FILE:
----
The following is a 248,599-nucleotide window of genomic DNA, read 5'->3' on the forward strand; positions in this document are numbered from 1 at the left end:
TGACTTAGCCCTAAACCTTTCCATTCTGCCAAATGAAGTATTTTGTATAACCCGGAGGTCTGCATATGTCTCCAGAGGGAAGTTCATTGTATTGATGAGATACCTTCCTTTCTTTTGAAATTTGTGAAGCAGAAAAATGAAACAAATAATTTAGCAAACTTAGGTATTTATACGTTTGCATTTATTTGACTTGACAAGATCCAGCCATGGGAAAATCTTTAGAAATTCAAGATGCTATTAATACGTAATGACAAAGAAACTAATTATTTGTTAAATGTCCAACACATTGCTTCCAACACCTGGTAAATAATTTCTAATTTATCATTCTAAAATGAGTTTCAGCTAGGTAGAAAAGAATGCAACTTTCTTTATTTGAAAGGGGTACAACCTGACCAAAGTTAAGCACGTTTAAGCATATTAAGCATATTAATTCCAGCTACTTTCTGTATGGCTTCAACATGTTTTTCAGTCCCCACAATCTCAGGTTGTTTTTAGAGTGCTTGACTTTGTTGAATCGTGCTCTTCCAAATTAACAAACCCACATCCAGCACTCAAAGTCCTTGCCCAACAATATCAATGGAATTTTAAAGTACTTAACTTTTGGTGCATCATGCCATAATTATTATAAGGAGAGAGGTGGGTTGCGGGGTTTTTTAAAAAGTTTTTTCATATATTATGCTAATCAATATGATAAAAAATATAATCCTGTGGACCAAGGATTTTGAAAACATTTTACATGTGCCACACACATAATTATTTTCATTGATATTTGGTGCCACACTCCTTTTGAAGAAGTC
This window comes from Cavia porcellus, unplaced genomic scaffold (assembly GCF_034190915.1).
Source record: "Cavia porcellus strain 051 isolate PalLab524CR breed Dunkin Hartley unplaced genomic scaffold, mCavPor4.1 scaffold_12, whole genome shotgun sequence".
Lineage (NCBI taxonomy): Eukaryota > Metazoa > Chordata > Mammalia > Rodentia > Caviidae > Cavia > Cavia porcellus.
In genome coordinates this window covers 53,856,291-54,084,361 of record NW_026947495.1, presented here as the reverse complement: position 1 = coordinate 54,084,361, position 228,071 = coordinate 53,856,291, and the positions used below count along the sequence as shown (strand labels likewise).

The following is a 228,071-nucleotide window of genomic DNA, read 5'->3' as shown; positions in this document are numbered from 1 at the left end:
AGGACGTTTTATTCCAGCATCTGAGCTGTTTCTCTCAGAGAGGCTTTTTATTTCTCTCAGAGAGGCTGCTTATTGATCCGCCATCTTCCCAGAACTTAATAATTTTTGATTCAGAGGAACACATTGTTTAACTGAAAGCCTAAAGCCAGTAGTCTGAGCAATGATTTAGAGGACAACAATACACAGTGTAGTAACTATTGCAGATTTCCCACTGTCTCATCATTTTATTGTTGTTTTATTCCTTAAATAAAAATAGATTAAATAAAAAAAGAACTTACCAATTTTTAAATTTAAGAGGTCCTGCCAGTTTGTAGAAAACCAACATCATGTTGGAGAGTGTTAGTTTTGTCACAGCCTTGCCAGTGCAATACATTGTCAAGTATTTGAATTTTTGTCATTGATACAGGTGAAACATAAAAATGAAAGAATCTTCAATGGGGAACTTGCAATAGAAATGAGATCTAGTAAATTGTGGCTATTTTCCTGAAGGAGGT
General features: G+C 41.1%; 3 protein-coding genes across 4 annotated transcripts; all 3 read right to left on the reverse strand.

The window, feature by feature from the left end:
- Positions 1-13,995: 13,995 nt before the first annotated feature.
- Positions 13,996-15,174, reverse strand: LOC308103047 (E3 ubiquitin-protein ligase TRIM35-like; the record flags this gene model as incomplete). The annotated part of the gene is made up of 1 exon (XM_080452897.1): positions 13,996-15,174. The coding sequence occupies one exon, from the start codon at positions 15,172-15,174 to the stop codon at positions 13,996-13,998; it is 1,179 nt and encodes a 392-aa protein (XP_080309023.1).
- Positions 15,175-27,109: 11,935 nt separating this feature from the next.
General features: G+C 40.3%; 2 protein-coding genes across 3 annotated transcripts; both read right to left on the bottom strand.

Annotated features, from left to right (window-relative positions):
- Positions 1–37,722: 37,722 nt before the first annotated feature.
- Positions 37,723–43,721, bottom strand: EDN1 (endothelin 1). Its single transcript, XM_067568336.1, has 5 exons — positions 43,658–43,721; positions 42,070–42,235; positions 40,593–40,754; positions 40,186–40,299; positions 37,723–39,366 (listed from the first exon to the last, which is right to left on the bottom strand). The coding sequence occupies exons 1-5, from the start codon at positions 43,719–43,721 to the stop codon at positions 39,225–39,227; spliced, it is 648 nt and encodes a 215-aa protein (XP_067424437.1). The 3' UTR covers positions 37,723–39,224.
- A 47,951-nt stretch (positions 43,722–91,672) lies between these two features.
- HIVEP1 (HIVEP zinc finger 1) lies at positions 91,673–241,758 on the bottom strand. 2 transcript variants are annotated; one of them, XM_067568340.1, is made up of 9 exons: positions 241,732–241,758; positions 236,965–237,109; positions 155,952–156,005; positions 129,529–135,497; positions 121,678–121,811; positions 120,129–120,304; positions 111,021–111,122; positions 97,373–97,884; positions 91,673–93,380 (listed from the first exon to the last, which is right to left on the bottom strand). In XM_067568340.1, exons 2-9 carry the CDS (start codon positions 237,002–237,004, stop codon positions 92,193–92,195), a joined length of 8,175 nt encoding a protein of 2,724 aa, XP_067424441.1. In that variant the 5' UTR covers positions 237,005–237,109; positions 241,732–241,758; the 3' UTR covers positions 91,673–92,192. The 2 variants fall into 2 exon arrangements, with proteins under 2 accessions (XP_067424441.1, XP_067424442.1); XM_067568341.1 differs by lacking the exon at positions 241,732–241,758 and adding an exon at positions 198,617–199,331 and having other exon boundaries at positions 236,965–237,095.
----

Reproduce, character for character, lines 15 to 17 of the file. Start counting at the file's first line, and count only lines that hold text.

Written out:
Annotated features, from left to right (window-relative positions):
- Positions 1–37,722: 37,722 nt before the first annotated feature.
- Positions 37,723–43,721, bottom strand: EDN1 (endothelin 1). Its single transcript, XM_067568336.1, has 5 exons — positions 43,658–43,721; positions 42,070–42,235; positions 40,593–40,754; positions 40,186–40,299; positions 37,723–39,366 (listed from the first exon to the last, which is right to left on the bottom strand). The coding sequence occupies exons 1-5, from the start codon at positions 43,719–43,721 to the stop codon at positions 39,225–39,227; spliced, it is 648 nt and encodes a 215-aa protein (XP_067424437.1). The 3' UTR covers positions 37,723–39,224.